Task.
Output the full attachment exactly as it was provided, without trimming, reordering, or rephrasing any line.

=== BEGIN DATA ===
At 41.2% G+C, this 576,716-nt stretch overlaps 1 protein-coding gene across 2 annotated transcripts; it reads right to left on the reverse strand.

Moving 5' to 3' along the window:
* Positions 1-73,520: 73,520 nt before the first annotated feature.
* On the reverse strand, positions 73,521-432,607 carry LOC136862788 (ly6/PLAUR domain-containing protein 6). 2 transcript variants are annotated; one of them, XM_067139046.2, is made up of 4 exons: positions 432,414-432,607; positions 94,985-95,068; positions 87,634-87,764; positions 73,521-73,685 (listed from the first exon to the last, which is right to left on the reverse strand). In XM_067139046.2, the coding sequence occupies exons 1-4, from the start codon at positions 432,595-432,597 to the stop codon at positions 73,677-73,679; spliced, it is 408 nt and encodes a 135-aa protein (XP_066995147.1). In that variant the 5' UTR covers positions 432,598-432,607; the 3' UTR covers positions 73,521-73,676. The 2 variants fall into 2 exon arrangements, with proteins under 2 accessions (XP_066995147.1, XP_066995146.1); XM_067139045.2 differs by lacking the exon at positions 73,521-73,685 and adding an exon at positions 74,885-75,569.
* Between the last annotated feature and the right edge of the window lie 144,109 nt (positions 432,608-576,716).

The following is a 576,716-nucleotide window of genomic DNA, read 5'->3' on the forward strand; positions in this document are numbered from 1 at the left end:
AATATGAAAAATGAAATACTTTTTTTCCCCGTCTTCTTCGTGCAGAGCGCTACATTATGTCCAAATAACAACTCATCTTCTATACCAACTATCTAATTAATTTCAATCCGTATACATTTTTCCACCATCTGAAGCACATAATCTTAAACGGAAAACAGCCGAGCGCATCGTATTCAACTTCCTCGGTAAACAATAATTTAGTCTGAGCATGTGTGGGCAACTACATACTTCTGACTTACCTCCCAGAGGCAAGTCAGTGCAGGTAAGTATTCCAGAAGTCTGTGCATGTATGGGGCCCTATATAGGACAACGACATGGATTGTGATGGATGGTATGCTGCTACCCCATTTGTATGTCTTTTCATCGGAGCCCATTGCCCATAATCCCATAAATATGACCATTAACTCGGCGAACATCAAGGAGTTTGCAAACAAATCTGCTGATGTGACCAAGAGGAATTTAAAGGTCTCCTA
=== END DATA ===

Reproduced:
At 41.2% G+C, this 576,716-nt stretch overlaps 1 protein-coding gene across 2 annotated transcripts; it reads right to left on the reverse strand.

Moving 5' to 3' along the window:
* Positions 1-73,520: 73,520 nt before the first annotated feature.
* On the reverse strand, positions 73,521-432,607 carry LOC136862788 (ly6/PLAUR domain-containing protein 6). 2 transcript variants are annotated; one of them, XM_067139046.2, is made up of 4 exons: positions 432,414-432,607; positions 94,985-95,068; positions 87,634-87,764; positions 73,521-73,685 (listed from the first exon to the last, which is right to left on the reverse strand). In XM_067139046.2, the coding sequence occupies exons 1-4, from the start codon at positions 432,595-432,597 to the stop codon at positions 73,677-73,679; spliced, it is 408 nt and encodes a 135-aa protein (XP_066995147.1). In that variant the 5' UTR covers positions 432,598-432,607; the 3' UTR covers positions 73,521-73,676. The 2 variants fall into 2 exon arrangements, with proteins under 2 accessions (XP_066995147.1, XP_066995146.1); XM_067139045.2 differs by lacking the exon at positions 73,521-73,685 and adding an exon at positions 74,885-75,569.
* Between the last annotated feature and the right edge of the window lie 144,109 nt (positions 432,608-576,716).

The following is a 576,716-nucleotide window of genomic DNA, read 5'->3' on the forward strand; positions in this document are numbered from 1 at the left end:
AATATGAAAAATGAAATACTTTTTTTCCCCGTCTTCTTCGTGCAGAGCGCTACATTATGTCCAAATAACAACTCATCTTCTATACCAACTATCTAATTAATTTCAATCCGTATACATTTTTCCACCATCTGAAGCACATAATCTTAAACGGAAAACAGCCGAGCGCATCGTATTCAACTTCCTCGGTAAACAATAATTTAGTCTGAGCATGTGTGGGCAACTACATACTTCTGACTTACCTCCCAGAGGCAAGTCAGTGCAGGTAAGTATTCCAGAAGTCTGTGCATGTATGGGGCCCTATATAGGACAACGACATGGATTGTGATGGATGGTATGCTGCTACCCCATTTGTATGTCTTTTCATCGGAGCCCATTGCCCATAATCCCATAAATATGACCATTAACTCGGCGAACATCAAGGAGTTTGCAAACAAATCTGCTGATGTGACCAAGAGGAATTTAAAGGTCTCCTA